If you want to start investing in the financial markets, but are concerned that you aren’t knowledge enough about the markets and you think it might be better to pay a professional to handle your investments. Then let me assure you that you can make smart investments without needing to be a professional trader. You can do so by building a diversified investment portfolio using low-cost index tracker ETFs.
What are ETFs?
ETF stands for exchange-traded fund. ETFs are similar to mutual funds in that investor’s money is pooled together to purchase a set of securities on behalf of investors, so that they own a diversified portfolio of securities when purchasing the ETF. Having said that, ETFs generally carry lower costs than mutual funds, as they are passively managed funds that usually track an index, such as the S&P500 or the MSCI Global Total Bond Index. Furthermore, ETFs are traded on exchanges and can be bought and sold as easily as stocks. This makes ETFs a liquid financial security, which means that you can easily liquidate your holdings should you want to invest in a different financial product or asset class.
Types of ETFs You Can Invest In
The ETF market has grown substantially over the last 10 years and you are currently able to invest in pretty much any asset class or underlying security imaginable using ETFs.
Popular ETFs are stock market index tracker ETFs that have a national stock index as an underlying, such as a FTSE100 ETF, if you want to invest in the UK stock market or a DAX30 ETF, if you want exposure to German equities, for example. While Bond ETFs such as High Yield Corporate Bond ETFs, European Emerging Markets Sovereign Bond ETFs, and Short-Term US Treasuries ETFs are examples of investment vehicles in the increasingly popular fixed income ETF space.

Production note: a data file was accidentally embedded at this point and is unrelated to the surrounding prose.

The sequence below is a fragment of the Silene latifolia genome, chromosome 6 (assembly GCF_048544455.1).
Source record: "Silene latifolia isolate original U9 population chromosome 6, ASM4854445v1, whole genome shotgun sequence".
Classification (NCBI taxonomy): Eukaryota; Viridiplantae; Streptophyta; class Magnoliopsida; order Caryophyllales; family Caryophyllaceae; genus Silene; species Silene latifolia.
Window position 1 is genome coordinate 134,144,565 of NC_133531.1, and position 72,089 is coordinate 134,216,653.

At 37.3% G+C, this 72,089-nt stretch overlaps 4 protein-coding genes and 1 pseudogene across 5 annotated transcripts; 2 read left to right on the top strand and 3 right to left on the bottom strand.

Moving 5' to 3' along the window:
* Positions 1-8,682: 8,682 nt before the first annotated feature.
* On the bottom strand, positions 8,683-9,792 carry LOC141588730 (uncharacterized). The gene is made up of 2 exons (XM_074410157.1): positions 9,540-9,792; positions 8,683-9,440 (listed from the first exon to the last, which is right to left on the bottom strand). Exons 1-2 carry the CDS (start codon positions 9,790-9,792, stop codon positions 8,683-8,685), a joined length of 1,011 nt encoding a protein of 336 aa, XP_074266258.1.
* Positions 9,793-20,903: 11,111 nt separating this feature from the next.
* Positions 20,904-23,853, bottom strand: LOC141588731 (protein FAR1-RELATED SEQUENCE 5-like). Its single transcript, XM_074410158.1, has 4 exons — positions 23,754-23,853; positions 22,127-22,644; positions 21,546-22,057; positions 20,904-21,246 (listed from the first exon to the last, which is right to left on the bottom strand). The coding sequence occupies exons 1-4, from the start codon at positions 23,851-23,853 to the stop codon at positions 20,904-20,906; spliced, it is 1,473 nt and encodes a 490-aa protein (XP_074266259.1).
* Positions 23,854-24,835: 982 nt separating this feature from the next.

Alternatively, you could also invest in gold ETFs, if you want exposure to gold. If you have a look at the recent gold price changes, you will see that gold has rallied over 14% since the start of the year and has once again become a popular asset class, especially during difficult market conditions, as gold is seen as a safe haven asset. There are also ETFs that allow investors to gain exposure to all sorts of other commodities, real estate and loan portfolios.
Why ETFs are better than Mutual Funds
ETFs are the better investment tool than mutual funds for two main reasons. Firstly, ETFs generally carry substantially lower fees than actively managed mutual funds, as they are based on buy and hold strategies and, hence, incur less fund management costs. And secondly, research has shown that the majority of actively managed mutual funds don’t outperform their benchmark index. Therefore, you are better off investing in an index tracker ETF instead, as you will generate better returns and incur lower fees.
How To Build Your ETF Portfolio
Now that you know what asset classes you can gain exposure to using ETFs, it’s time for you to decide how risky you want your portfolio to be, how much you want to invest and what you want to invest in. If you are starting out with a relatively small amount of money like USD 3,000-USD 5,000 it is best to only invest in 3 or 4 ETFs to minimize trading costs (which eat into your profits).
A good example of a well-diversified ETF-based portfolio, with a medium risk level, would be to invest 50% in a US Stock ETF, 30% in a Global Corporate Bond ETF, 10% in a US Treasuries ETF and another 10% in a gold ETF. On the other hand, if you would prefer a very risky portfolio, you could put 50% in a US Stock ETF, 20% in an Emerging Markets Bond ETF, 20% in a High Yield Corporate Bond ETF and 10% in a US Treasuries ETF.
In terms of asset classes you can invest in using ETFs the riskiness level, in order of riskiest to safest is as follows: High Yield Corporate Bond ETFs, Emerging Markets ETFs, Developed Markets Stock ETFs, Commodity ETFs, High Grade Corporate Bond ETFs and Government Bond ETFs. The more portfolio weighting you put towards riskier ETFs, the more return you will generate, but, also, the more volatility you will see in the value of your investment portfolio.